• The Gobbler||

    You cannot spell bullshit without Bolshoi.

  • ||

    Bolshoi is a Russian word for "great", so I don't see it being trademarkable either.

  • ||

    Bolshoi just means large in Russian.

  • Fluffy||

    It's potentially trademarkable.

    The words "Amazon" and "Google" are real words with real meanings, too.

  • ||

    Not nearly as widely used, though. General Electric can't sue General Motors for making batteries, for instance.

  • Mo||

    Google isn't a real word, googol is.

  • Fluffy||

    Thanks, I have apparently been misspelling that word for a long, long time.

  • Fluffy||

    In the absence of the misuse of a trademarked name, I don't see any false advertising.

    Dupes falsely associate Russianness with quality in a particular field. Realizing this, I give my product a Russian-sounding name.

    I don't see how this is different from any other branding exercise undertaken by any other business anywhere in the world.

  • ||

    The "dupes" are expecting that an orchestra touring as "the [insert large city name here] Philharmonic" are an established orchestra with a reputation. I suppose the folks in the hinterlands get what they deserve for not doing their due diligence before buying their tickets. Still seems like a shady practice on the part of the organizers.

  • ||

    This reminds me of every kitchen gadget and cleaning product hawked on TV using an Englishman to pitch their product because, somehow, Americans think English men clean or cook better than their American cousins.

  • ||

    I suppose the folks in the hinterlands get what they deserve for not doing their due diligence before buying their tickets.

    Uh.......yes? Isn't this kind of a bare bones bedrock principle of the free market?

    And I seriously doubt people in "the hinterlands" are at much of a disadvantage compared to city folk, particularly in the age of the Internet.

  • ||

    City folk have their own well-established orchestras. The Internet can't quite confer that advantage.

    And I don't think "Be a shady sleaze bag" is a bedrock principle of the free market.

  • Fluffy||

    I can pull five ass hairs out right now and call the six of us the Vermont High Class Really Extremely Elite Ass Hair Philharmonic and there's nothing anyone can do about it.

    No one owns the word "Philharmonic".

  • ||

    So it is right & fair to be a shady sleaze bag. Have fun with your ass hairs.

  • Lord Googoo||

    I'm told he does on a regular basis.

  • Fluffy||

    No, that's not the point at all.

    In the absence of someone owning the word, it's simply not my job to care about whether you think I "deserve" to use "Philharmonic" as part of my group's name.

    If I have a bunch of guys who play instruments and who can convince people to pay us to do it, you know what that makes us? A professional orchestra.

    It would be misrepresentation for me to call us an orchestra or a "Philharmonic" if we sold you tickets and then came out and did Harlem Globetrotter basketball tricks.

    But if we play music and you complain that calling ourselves an orchestra misled you about how good we would be, tough.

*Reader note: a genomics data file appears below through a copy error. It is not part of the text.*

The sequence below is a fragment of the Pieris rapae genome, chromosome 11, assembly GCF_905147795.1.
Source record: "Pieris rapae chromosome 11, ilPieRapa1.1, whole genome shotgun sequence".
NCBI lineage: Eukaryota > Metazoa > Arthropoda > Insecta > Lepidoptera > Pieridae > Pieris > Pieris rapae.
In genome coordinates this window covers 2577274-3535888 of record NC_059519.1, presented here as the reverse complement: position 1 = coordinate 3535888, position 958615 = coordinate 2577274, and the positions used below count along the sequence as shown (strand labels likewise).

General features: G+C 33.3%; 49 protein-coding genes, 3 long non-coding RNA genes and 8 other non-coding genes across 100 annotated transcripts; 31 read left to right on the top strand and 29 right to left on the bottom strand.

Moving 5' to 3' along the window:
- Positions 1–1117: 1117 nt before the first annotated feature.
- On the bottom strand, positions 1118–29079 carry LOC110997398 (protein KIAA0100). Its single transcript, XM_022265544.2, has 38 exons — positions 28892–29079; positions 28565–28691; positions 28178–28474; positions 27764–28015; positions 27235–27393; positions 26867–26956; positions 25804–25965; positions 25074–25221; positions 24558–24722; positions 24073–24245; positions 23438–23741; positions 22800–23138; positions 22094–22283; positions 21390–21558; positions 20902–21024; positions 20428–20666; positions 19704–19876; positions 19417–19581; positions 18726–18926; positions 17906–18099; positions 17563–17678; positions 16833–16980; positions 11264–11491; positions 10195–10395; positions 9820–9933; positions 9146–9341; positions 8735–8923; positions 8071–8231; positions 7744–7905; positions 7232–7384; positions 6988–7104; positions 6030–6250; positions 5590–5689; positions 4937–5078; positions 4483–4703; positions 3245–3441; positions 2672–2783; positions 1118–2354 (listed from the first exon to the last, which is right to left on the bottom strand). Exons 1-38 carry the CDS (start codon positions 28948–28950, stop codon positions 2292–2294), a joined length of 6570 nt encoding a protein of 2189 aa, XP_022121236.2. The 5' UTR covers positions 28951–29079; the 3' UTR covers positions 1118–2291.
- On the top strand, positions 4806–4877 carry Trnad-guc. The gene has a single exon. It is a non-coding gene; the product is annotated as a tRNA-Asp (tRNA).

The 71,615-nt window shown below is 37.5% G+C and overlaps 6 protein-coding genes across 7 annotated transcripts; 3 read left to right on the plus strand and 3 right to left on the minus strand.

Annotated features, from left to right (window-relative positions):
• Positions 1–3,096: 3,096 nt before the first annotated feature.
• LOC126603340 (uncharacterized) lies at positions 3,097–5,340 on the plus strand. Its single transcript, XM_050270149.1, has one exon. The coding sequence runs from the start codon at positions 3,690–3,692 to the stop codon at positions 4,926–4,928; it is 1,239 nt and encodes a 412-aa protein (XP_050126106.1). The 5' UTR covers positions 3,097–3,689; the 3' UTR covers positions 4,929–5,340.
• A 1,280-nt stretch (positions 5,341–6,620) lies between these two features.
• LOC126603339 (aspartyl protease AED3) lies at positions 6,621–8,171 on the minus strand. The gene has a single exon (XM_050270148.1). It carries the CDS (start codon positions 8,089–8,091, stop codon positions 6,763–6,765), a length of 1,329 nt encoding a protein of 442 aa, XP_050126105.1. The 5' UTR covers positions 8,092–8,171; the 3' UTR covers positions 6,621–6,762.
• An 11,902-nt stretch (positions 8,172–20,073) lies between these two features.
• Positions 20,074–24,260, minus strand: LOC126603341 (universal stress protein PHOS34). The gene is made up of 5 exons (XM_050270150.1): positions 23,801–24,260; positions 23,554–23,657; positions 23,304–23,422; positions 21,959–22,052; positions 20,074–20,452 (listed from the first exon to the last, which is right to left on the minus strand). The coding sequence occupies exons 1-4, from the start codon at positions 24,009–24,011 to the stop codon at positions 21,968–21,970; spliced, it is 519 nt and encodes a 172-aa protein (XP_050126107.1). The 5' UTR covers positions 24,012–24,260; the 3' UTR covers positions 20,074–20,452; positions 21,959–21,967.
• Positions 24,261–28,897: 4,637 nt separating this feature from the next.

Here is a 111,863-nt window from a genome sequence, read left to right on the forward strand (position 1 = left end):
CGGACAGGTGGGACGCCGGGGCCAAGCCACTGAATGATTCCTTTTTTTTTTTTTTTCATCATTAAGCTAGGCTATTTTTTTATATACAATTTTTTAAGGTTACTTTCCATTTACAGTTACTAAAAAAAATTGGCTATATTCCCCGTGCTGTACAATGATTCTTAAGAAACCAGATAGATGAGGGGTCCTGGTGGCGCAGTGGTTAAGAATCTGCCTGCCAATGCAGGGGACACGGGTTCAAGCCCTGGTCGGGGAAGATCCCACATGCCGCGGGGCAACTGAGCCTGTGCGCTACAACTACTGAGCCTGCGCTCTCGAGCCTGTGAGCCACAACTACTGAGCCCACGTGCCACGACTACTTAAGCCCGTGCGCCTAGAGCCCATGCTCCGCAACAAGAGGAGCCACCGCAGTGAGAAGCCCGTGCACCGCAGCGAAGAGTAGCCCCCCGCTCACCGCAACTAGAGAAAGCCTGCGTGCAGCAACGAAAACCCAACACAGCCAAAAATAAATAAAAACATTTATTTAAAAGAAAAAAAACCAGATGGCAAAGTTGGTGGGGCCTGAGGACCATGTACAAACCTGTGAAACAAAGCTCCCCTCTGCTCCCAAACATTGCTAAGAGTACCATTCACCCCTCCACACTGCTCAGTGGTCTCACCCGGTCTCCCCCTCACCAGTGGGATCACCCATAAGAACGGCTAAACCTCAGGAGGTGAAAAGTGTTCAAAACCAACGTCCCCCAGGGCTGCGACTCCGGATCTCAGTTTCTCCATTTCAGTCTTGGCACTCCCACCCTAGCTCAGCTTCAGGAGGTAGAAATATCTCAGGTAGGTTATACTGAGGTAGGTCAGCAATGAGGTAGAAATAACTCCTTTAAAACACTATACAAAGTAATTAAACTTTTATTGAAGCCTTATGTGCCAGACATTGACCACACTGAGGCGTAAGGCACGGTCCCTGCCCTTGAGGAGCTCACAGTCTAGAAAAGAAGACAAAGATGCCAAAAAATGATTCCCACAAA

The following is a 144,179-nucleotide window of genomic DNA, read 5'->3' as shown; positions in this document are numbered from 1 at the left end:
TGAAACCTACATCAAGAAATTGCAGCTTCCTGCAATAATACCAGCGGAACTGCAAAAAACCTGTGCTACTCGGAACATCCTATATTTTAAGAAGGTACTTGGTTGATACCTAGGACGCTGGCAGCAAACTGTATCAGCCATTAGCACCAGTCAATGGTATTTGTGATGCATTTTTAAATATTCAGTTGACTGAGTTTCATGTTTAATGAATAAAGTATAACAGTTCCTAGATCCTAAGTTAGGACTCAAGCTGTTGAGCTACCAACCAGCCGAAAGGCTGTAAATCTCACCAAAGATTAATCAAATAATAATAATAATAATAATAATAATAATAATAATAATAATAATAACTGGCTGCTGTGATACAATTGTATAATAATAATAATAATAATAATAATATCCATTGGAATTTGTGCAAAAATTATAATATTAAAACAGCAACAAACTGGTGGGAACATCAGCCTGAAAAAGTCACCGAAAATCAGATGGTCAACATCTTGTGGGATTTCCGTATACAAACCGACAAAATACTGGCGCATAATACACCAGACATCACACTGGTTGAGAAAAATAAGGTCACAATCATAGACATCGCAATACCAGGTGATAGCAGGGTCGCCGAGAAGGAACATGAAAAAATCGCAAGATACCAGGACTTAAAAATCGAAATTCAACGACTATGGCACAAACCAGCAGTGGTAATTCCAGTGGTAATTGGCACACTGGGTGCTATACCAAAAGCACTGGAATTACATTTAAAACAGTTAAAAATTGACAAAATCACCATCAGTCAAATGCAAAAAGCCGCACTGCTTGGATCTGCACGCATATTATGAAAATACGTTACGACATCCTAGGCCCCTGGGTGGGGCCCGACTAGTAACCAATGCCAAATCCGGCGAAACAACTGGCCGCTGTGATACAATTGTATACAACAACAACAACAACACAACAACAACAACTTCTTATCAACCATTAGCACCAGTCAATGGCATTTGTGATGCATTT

• ||

    Why do you find it hard to accept that the promoters or tour managers are being willfully shady, maybe not dishonest in a legal sense, but still trying to deceive? Do you fear that you'll be kicked out of some club if you acknowledge that a NYT article has a valid point?

  • Fluffy||

    In order to be shady, it has to be shady relative to some other non-shady practice.

    But there is no Academy out there empowered to say who is and who is not a legitimate orchestra. That means that every orchestra's marketing is equally unsupported.

    Sorry, this pushes a button of mine because it is very closely related to a recurring question, "Who is a professional?" I am pretty opposed to official credentialing in all but a handful of limited cases; demanding comformity to an unofficial credentialing process is in some ways eve worse.

  • ||

    The article does not that the musicians aren't professional. The thrust of it is that some touring orchestras represent themselves as something other than what they are. That is shady. It is shady in relation to orchestras that don't do that. Why did that orchestra use Dublin in its name if not to trade on a misperception?

  • Fluffy||

    The thrust of it is that some touring orchestras represent themselves as something other than what they are.

    I am disputing that this is what they have done.

    Why did that orchestra use Dublin in its name if not to trade on a misperception?

    If I call my housing development "Colonial Pines" I am trading on the impression that name makes on the public. But the US isn't a British colony any more. So is my branding exercise a deception? Or is it indistinguishable from all other branding exercises?

  • ||

    Please clarify: Are you being disingenuous or obtuse?

  • Fluffy||

    I don't think I'm being either.

    You are investing value in a semantic system I am actively hostile to.

    That means I'm not going to carry any of the water for your side of the argument.

    You think it should be immediately obvious that it's OK to call your soap "Irish Spring" even if it's not made in Ireland, but not OK to call your orchestra the "Dublin Douchebags" unless they are Irishmen.

    I don't.

  • ||

    Ok. Obtuse, it is.

    A reasonable person would not think "Colonial Pines" was part of the British Colonies. "Irish Spring" is clearly labeled both "soap" and "Made in USA," so a reasonable person would not confuse it with water from the old country. On the other hand, given that the convention is that orchestras are based in the city they are named for, a reasonable person would assume that...jiminy xmas. Forget it. You're going to go on living in your head anyway.

  • Fluffy||